1 (15 ounce) can mackerel

5 tablespoons vegetable oil

1 tablespoon cod liver oil

2 cups of water or as needed

Preheat oven to 350 degrees. Mix all the dry ingredients in a large bowl. In another bowl, mash the mackerel into small pieces. Mix in the oil and water. Add the mackerel mixture to the dry ingredients and mix thoroughly. The dough is tough, so use your hands. Roll dough out to about 1/4-inch thickness and cut into 1/4-inch bits, using a knife or pizza cutter. Mound the bits onto greased cookie sheets and bake for 25 minutes. During baking, occasionally toss the bits with two wooden spoons, so they brown evenly. Turn the heat off and allow the treats to cool thoroughly before removing. Store in an airtight container in the refrigerator. This cat food recipe freezes very well for longer storage.

To make other varieties of best dry cat food, you simply vary the grains used, the proteins, and even add in small amount of vegetables. Keep in mind the moisture content of your ingredients to adjust the levels of dry to wet ingredients.

Some ideas for different kibble mixtures:

  • Replace cornmeal or some of the other flours with higher value grains like ground oat flour, barley, or brown rice flour.
  • Add in small amounts of puréed vegetables (even baby food ones) in place of small amounts of water.
  • Add an egg or two. This helps bind the ingredients together and adds beneficial protein.
  • Change the proteins! You shouldn't use fish all the time. Add in other meats like ground turkey or chicken.
  • Replace some of the oil with applesauce for a fruit choice.

The key is to cook the best dry cat food at a lower oven temperature to FULLY dry out the food. Keep the pieces very small and don't crowd the pan.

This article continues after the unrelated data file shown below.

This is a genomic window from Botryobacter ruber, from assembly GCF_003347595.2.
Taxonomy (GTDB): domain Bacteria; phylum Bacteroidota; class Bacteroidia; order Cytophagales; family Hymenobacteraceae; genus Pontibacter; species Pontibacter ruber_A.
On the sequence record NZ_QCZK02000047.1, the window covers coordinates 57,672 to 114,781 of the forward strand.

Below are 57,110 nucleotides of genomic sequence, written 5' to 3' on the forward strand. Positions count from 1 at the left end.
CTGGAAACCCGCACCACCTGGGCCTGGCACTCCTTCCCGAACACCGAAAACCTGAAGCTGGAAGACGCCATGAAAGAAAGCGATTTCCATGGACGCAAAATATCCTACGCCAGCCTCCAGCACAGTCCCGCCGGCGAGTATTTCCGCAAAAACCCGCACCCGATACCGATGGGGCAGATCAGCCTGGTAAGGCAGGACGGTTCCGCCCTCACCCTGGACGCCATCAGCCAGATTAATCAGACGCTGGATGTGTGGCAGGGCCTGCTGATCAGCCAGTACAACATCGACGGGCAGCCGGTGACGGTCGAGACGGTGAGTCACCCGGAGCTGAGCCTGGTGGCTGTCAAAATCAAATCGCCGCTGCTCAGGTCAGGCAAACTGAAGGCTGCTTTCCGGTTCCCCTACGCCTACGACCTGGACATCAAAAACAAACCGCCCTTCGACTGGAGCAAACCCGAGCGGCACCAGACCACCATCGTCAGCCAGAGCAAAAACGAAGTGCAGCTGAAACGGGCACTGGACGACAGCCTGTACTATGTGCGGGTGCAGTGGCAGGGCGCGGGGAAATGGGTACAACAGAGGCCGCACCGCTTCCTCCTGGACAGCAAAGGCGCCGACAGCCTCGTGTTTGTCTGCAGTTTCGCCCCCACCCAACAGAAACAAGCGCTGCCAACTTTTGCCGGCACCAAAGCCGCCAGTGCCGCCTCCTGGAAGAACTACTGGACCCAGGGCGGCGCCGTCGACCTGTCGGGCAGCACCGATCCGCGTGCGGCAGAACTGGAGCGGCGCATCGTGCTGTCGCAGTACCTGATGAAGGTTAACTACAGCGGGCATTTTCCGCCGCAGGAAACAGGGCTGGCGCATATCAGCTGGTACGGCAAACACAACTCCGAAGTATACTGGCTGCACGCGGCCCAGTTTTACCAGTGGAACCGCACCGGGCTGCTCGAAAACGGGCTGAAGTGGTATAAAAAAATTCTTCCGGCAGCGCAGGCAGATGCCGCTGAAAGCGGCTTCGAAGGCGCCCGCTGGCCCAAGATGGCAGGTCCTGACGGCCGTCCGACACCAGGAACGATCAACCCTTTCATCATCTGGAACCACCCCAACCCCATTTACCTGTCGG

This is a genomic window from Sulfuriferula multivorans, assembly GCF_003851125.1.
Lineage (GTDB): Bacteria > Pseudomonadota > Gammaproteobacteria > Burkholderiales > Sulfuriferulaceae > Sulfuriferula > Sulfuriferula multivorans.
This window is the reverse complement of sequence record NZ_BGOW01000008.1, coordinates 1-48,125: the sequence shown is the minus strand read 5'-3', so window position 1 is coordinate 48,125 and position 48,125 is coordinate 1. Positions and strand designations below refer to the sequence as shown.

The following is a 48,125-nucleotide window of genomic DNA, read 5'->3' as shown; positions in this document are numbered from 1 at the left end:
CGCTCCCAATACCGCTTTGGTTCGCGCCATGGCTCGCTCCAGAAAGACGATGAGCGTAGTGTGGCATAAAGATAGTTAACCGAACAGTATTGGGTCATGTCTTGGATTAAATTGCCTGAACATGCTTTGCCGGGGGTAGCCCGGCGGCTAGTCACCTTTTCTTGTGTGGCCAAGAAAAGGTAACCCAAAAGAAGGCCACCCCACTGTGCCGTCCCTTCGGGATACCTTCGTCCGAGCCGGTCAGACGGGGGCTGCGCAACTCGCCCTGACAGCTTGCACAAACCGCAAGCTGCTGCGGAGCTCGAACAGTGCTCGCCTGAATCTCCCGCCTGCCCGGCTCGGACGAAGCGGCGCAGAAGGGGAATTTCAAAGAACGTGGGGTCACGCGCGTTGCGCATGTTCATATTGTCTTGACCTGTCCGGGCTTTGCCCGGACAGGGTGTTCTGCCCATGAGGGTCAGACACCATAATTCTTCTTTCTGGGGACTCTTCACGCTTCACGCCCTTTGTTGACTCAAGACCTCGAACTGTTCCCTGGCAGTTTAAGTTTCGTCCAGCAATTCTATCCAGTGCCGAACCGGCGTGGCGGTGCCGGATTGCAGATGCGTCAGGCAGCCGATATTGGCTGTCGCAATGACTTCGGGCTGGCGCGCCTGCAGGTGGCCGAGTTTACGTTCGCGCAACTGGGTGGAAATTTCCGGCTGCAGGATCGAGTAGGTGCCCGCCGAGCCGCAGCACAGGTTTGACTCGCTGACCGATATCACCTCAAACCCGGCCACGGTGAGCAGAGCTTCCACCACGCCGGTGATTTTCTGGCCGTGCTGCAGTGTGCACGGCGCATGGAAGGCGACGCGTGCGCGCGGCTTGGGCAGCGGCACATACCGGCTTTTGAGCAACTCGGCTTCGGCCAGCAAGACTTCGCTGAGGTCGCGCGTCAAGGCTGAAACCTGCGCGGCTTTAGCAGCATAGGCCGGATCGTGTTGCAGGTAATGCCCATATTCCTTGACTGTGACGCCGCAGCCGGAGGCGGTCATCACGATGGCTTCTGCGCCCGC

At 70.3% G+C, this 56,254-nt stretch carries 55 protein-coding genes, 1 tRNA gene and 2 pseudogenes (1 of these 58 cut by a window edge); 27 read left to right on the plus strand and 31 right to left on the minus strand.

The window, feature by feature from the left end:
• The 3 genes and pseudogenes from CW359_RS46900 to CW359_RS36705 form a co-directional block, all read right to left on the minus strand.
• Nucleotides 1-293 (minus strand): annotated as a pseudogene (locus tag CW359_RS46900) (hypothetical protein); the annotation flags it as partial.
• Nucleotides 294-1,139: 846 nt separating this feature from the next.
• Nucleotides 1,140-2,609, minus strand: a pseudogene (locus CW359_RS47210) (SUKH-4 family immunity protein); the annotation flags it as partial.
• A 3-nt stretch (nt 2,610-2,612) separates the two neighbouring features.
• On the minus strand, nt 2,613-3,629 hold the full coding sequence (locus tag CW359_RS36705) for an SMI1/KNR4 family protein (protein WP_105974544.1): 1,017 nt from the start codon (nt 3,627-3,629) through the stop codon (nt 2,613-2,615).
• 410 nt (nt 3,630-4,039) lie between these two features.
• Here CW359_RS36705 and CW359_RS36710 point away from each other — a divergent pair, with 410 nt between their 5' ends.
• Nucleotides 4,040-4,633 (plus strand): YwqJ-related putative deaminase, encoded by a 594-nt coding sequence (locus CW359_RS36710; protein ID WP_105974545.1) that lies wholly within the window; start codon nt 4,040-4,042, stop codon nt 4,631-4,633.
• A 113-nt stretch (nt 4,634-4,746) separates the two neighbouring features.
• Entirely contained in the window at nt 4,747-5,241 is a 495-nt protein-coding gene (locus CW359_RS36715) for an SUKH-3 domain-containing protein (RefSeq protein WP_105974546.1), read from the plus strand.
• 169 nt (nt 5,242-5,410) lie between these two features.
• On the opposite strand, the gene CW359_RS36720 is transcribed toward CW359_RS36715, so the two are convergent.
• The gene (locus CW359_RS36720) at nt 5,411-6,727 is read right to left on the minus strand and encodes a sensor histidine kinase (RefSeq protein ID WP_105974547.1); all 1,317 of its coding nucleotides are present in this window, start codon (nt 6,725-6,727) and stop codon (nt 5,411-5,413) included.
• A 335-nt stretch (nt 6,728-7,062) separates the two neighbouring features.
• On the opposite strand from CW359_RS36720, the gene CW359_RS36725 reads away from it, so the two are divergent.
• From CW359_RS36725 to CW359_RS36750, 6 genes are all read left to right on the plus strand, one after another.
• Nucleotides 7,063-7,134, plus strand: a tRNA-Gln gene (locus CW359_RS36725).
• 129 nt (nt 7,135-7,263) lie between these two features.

The best dry cat food is one that still looks at the nutritional needs of a cat. Ideally, dry cat food won't be the major component of your cat's diet, as it is still too high in carbohydrates, but when used in moderation, can be a good addition.

General Cat Care #6: Identification
If allowed outdoors (again, we caution against it!), your cat needs to wear a safety collar and an ID tag. A safety collar with an elastic panel will allow your cat to break loose if the collar gets caught on something. An ID tag or an implanted microchip can help insure that your cat is returned if he or she becomes lost.
General Cat Care #7: Litter Box
All indoor cats need a litter box, which should be placed in a quiet, accessible location. A bathroom or utility room is a good place for your cat’s box. In a multi-level home, one box per floor is recommended. Avoid moving the box unless absolutely necessary. Then do so slowly, a few inches a day. Cats won’t use a messy, SMELLY litter box. Scoop solids out of the box at least once a day. Dump everything, wash with a mild detergent (don’t use ammonia) and refill at least once a week, less frequently if using clumping litter. Don’t use deodorants or scents in the litter or litter box (especially avoid lemon scent).
Updated: February 24, 2017 — 5:45 pm